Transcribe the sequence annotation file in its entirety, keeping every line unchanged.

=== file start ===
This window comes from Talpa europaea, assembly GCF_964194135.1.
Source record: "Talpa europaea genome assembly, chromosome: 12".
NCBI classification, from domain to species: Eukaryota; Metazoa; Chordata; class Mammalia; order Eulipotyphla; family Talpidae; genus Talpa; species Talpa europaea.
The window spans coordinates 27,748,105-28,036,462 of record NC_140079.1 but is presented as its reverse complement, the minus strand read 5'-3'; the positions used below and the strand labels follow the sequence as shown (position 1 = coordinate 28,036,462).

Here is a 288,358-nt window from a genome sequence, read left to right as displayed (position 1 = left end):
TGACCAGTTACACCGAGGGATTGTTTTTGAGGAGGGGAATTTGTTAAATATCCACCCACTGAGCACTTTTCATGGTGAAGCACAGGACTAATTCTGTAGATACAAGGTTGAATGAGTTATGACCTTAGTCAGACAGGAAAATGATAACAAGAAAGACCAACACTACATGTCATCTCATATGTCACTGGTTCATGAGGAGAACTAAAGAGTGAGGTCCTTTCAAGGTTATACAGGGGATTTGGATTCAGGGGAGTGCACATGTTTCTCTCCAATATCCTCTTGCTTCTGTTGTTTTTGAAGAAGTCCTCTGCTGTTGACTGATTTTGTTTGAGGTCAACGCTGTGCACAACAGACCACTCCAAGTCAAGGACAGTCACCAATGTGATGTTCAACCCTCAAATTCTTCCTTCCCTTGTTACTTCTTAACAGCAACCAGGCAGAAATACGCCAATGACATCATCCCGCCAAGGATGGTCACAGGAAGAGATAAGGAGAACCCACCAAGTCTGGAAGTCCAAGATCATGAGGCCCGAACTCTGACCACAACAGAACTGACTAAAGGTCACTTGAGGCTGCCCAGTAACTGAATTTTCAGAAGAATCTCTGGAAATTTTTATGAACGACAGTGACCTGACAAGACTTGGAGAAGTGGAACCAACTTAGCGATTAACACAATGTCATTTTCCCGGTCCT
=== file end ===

This window comes from Talpa europaea, assembly GCF_964194135.1.
Source record: "Talpa europaea genome assembly, chromosome: 12".
NCBI classification, from domain to species: Eukaryota; Metazoa; Chordata; class Mammalia; order Eulipotyphla; family Talpidae; genus Talpa; species Talpa europaea.
The window spans coordinates 27,748,105-28,036,462 of record NC_140079.1 but is presented as its reverse complement, the minus strand read 5'-3'; the positions used below and the strand labels follow the sequence as shown (position 1 = coordinate 28,036,462).

Here is a 288,358-nt window from a genome sequence, read left to right as displayed (position 1 = left end):
TGACCAGTTACACCGAGGGATTGTTTTTGAGGAGGGGAATTTGTTAAATATCCACCCACTGAGCACTTTTCATGGTGAAGCACAGGACTAATTCTGTAGATACAAGGTTGAATGAGTTATGACCTTAGTCAGACAGGAAAATGATAACAAGAAAGACCAACACTACATGTCATCTCATATGTCACTGGTTCATGAGGAGAACTAAAGAGTGAGGTCCTTTCAAGGTTATACAGGGGATTTGGATTCAGGGGAGTGCACATGTTTCTCTCCAATATCCTCTTGCTTCTGTTGTTTTTGAAGAAGTCCTCTGCTGTTGACTGATTTTGTTTGAGGTCAACGCTGTGCACAACAGACCACTCCAAGTCAAGGACAGTCACCAATGTGATGTTCAACCCTCAAATTCTTCCTTCCCTTGTTACTTCTTAACAGCAACCAGGCAGAAATACGCCAATGACATCATCCCGCCAAGGATGGTCACAGGAAGAGATAAGGAGAACCCACCAAGTCTGGAAGTCCAAGATCATGAGGCCCGAACTCTGACCACAACAGAACTGACTAAAGGTCACTTGAGGCTGCCCAGTAACTGAATTTTCAGAAGAATCTCTGGAAATTTTTATGAACGACAGTGACCTGACAAGACTTGGAGAAGTGGAACCAACTTAGCGATTAACACAATGTCATTTTCCCGGTCCT